At Digital Manufacturing Week 2021, The Manufacturer hosted the annual TMMX Awards where Catríona Booth won the Young Manufacturer of the Year. Here, Lanna Deamer, caught up with her to find out more about her career, what it’s like to be a woman in manufacturing, and what it meant to win.
How did you get into the manufacturing industry?
CB: The first introduction I had to engineering and manufacturing was at secondary school. During our technology class, we were asked to make a litter picker. All we were given was a cereal box, some pins and an elastic band.
We were given complete autonomy in its creation, and in understanding the process of how it went together and how it would be used. It was the first time I’d built something from scratch, and this gave me a real sense of pride and achievement. This first introduction really sparked a passion for learning how things work, which led me to my engineering degree and then a role in manufacturing.
I studied mechanical engineering at university because there wasn’t a specific manufacturing degree at the time. Within my degree I spent a year’s work experience at Caterpillar, a manufacturer of construction and mining equipment, where I did six months in facility work and then six months in new production introduction.
This gave me a really broad exposure to the different elements of their manufacturing departments. Shortly after, I went back to finish my degree and then entered a graduate programme at Jaguar Land Rover – again in the manufacturing department – more specifically in new product introduction. I worked for Jaguar Land Rover for six years but have recently started a new role with Thales.
What advice would you give to someone entering the TMMX awards?
It’s so important to be confident. At the time of applying I was pregnant, and I remember feeling like superwoman – I really felt like I could do anything. Whenever I reviewed my application, I’d be sat there reading it thinking, ‘who is this confident lady?’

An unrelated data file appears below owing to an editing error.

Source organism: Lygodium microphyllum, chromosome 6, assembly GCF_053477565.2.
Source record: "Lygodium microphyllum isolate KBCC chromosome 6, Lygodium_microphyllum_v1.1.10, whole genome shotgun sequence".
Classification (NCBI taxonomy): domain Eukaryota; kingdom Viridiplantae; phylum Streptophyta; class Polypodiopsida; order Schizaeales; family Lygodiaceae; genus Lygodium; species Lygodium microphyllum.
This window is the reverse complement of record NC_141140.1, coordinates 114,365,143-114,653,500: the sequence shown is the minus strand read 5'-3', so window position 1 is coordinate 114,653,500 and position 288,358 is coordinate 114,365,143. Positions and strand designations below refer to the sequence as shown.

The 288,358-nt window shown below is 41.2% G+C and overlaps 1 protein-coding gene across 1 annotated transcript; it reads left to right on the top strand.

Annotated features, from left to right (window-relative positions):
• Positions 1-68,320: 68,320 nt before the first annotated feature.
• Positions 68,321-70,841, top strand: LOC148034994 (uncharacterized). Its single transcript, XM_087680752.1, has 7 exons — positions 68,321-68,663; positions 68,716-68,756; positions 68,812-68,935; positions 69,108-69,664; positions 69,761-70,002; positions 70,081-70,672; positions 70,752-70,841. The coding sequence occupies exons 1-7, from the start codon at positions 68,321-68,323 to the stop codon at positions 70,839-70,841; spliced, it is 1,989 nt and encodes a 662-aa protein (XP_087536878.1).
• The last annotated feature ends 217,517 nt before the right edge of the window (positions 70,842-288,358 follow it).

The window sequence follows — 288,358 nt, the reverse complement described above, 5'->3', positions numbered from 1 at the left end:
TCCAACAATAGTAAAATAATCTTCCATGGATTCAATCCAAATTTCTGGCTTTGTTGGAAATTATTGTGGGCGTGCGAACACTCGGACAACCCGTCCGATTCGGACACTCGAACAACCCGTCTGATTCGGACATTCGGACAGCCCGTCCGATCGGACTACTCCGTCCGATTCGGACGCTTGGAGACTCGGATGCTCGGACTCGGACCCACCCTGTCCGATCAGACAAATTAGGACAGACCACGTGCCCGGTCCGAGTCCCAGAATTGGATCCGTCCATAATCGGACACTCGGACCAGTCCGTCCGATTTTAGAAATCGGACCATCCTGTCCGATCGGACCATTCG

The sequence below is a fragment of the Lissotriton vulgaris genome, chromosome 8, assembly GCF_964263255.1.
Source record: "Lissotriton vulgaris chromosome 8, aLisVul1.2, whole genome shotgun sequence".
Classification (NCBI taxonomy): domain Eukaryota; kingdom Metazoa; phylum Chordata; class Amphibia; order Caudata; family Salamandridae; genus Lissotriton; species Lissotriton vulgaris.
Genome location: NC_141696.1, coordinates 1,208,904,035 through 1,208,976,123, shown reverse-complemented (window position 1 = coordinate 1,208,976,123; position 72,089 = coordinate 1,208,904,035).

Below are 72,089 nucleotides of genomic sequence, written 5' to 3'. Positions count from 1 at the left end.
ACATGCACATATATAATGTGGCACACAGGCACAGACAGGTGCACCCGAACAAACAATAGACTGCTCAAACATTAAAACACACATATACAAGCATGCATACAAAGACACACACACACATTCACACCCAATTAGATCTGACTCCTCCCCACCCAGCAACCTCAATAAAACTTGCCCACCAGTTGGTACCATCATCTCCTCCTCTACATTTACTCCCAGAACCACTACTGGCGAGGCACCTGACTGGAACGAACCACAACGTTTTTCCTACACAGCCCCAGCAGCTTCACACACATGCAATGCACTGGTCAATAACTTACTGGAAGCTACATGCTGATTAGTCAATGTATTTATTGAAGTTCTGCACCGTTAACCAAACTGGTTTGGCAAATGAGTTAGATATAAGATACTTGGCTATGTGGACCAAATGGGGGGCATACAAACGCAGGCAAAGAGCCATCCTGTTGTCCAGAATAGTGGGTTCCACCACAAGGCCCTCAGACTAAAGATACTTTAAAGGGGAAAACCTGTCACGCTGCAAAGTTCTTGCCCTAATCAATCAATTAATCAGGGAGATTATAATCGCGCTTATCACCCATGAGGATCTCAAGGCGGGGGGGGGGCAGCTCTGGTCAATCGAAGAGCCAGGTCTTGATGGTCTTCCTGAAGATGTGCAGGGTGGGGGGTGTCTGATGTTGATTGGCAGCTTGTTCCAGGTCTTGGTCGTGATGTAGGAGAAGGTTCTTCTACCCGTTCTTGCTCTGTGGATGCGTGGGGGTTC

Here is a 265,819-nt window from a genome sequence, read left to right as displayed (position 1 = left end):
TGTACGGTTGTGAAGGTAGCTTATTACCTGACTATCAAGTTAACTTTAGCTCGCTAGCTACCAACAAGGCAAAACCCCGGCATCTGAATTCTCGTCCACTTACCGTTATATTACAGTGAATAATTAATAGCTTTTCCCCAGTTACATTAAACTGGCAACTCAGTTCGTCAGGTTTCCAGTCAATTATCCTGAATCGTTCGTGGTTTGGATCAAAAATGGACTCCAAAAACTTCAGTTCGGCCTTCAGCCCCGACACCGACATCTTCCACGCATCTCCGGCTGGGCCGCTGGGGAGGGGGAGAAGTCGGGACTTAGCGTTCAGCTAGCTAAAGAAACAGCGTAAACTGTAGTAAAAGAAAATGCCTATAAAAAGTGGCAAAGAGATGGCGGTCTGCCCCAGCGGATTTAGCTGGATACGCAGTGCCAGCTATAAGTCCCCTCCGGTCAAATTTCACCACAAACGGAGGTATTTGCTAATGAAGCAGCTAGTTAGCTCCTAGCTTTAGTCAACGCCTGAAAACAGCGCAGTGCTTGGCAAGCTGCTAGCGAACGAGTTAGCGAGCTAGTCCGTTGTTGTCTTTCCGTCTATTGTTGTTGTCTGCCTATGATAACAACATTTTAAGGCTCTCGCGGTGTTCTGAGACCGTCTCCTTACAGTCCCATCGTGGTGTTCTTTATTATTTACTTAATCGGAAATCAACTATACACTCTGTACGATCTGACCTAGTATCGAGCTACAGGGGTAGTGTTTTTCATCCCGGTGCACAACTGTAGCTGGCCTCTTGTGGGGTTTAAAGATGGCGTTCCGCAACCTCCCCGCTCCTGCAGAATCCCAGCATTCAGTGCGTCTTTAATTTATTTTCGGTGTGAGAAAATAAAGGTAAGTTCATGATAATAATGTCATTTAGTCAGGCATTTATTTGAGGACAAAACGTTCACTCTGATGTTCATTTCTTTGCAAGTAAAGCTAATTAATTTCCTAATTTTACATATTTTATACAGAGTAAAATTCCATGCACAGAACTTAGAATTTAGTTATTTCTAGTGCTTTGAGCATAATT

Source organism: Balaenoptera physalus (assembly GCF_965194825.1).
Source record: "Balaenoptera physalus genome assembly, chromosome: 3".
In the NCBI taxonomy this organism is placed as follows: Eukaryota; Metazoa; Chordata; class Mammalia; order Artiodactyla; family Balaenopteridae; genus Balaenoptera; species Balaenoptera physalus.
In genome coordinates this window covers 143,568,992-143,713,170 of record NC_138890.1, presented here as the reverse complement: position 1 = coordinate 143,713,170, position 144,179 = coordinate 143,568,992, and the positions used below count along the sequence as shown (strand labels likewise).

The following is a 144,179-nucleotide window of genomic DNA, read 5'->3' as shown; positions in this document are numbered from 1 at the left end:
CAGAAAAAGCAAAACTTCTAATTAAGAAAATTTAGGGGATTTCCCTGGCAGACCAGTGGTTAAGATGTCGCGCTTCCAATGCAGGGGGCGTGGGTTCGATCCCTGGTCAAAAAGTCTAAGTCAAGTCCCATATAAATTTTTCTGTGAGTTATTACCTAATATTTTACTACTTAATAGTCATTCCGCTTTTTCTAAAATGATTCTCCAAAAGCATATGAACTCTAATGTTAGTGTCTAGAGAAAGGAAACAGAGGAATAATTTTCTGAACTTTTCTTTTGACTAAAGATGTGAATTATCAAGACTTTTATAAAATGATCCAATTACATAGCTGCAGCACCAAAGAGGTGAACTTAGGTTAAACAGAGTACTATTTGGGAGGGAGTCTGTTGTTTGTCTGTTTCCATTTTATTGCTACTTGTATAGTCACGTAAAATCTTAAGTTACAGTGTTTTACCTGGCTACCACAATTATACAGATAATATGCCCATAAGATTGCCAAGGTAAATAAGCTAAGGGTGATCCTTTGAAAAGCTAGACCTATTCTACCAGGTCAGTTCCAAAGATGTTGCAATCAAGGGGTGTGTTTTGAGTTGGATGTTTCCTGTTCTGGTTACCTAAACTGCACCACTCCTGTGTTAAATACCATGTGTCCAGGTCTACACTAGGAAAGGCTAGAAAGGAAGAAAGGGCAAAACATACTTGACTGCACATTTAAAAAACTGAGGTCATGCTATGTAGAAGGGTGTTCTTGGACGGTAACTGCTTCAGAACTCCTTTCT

And this reflection has always stayed with me because after several re-reads, I wasn’t feeling the same confidence that I did at the time of applying. However, it really highlighted that confidence is always there, it’s just a matter of tapping into it because, of course, it’s not easy to talk about how good you think you are. I can’t stress enough how important it is to be confident in your skills and abilities.
What did it mean to you to win?
As cheesy as it sounds, it meant the absolute world. To be recognised by that peer group for a national industry award, just gave me the confidence I needed and forced me to believe in myself the way others do.
My mentor, Leigh Smith, New Model Programmes Director at Chery Jaguar Land Rover, is someone who I’d really like to give a special mention to, as he’s always pushed, stretched, and challenged me to grow. He is actually the one who encouraged me to apply and put myself forward for the award, so it just shows what a positive impact he’s had on my personal development.